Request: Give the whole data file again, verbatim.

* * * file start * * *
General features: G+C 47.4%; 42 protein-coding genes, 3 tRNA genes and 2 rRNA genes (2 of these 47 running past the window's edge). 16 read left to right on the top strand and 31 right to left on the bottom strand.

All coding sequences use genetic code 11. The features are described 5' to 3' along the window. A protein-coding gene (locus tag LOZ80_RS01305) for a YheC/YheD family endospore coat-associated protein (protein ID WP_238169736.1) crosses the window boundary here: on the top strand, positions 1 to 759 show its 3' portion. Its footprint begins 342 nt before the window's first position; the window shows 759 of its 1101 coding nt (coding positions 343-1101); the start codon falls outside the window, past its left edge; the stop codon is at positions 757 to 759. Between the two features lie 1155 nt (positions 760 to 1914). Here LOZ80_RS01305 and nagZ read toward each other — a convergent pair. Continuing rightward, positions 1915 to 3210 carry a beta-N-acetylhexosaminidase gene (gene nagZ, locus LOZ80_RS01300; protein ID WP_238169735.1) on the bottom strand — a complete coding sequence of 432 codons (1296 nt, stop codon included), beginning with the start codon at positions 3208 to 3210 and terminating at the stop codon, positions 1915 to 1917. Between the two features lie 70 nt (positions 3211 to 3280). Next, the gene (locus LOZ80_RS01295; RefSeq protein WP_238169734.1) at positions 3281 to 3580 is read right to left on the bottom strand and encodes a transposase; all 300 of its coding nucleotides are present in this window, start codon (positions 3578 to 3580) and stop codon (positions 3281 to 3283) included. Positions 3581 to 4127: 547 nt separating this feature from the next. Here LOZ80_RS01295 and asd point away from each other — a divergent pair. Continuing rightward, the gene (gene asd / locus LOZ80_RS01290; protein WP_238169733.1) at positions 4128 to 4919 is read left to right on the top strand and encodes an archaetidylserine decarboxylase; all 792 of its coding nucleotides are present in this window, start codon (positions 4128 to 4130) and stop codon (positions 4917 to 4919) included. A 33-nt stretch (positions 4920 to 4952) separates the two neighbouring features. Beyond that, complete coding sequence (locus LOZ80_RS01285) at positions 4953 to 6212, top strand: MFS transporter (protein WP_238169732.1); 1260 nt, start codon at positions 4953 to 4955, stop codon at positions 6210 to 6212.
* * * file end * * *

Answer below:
General features: G+C 47.4%; 42 protein-coding genes, 3 tRNA genes and 2 rRNA genes (2 of these 47 running past the window's edge). 16 read left to right on the top strand and 31 right to left on the bottom strand.

All coding sequences use genetic code 11. The features are described 5' to 3' along the window. A protein-coding gene (locus tag LOZ80_RS01305) for a YheC/YheD family endospore coat-associated protein (protein ID WP_238169736.1) crosses the window boundary here: on the top strand, positions 1 to 759 show its 3' portion. Its footprint begins 342 nt before the window's first position; the window shows 759 of its 1101 coding nt (coding positions 343-1101); the start codon falls outside the window, past its left edge; the stop codon is at positions 757 to 759. Between the two features lie 1155 nt (positions 760 to 1914). Here LOZ80_RS01305 and nagZ read toward each other — a convergent pair. Continuing rightward, positions 1915 to 3210 carry a beta-N-acetylhexosaminidase gene (gene nagZ, locus LOZ80_RS01300; protein ID WP_238169735.1) on the bottom strand — a complete coding sequence of 432 codons (1296 nt, stop codon included), beginning with the start codon at positions 3208 to 3210 and terminating at the stop codon, positions 1915 to 1917. Between the two features lie 70 nt (positions 3211 to 3280). Next, the gene (locus LOZ80_RS01295; RefSeq protein WP_238169734.1) at positions 3281 to 3580 is read right to left on the bottom strand and encodes a transposase; all 300 of its coding nucleotides are present in this window, start codon (positions 3578 to 3580) and stop codon (positions 3281 to 3283) included. Positions 3581 to 4127: 547 nt separating this feature from the next. Here LOZ80_RS01295 and asd point away from each other — a divergent pair. Continuing rightward, the gene (gene asd / locus LOZ80_RS01290; protein WP_238169733.1) at positions 4128 to 4919 is read left to right on the top strand and encodes an archaetidylserine decarboxylase; all 792 of its coding nucleotides are present in this window, start codon (positions 4128 to 4130) and stop codon (positions 4917 to 4919) included. A 33-nt stretch (positions 4920 to 4952) separates the two neighbouring features. Beyond that, complete coding sequence (locus LOZ80_RS01285) at positions 4953 to 6212, top strand: MFS transporter (protein WP_238169732.1); 1260 nt, start codon at positions 4953 to 4955, stop codon at positions 6210 to 6212.